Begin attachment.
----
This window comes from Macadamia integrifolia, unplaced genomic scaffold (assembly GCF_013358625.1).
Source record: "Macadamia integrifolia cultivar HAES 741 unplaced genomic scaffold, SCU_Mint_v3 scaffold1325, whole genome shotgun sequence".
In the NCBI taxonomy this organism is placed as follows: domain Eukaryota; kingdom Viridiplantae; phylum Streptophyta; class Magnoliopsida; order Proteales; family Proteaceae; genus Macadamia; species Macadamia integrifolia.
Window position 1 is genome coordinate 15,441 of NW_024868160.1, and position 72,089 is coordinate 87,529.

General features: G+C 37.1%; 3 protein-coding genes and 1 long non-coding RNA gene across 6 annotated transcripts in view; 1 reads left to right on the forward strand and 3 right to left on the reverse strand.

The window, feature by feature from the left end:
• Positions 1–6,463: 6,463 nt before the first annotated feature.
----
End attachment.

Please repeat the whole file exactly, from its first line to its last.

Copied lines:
This window comes from Macadamia integrifolia, unplaced genomic scaffold (assembly GCF_013358625.1).
Source record: "Macadamia integrifolia cultivar HAES 741 unplaced genomic scaffold, SCU_Mint_v3 scaffold1325, whole genome shotgun sequence".
In the NCBI taxonomy this organism is placed as follows: domain Eukaryota; kingdom Viridiplantae; phylum Streptophyta; class Magnoliopsida; order Proteales; family Proteaceae; genus Macadamia; species Macadamia integrifolia.
Window position 1 is genome coordinate 15,441 of NW_024868160.1, and position 72,089 is coordinate 87,529.

General features: G+C 37.1%; 3 protein-coding genes and 1 long non-coding RNA gene across 6 annotated transcripts in view; 1 reads left to right on the forward strand and 3 right to left on the reverse strand.

The window, feature by feature from the left end:
• Positions 1–6,463: 6,463 nt before the first annotated feature.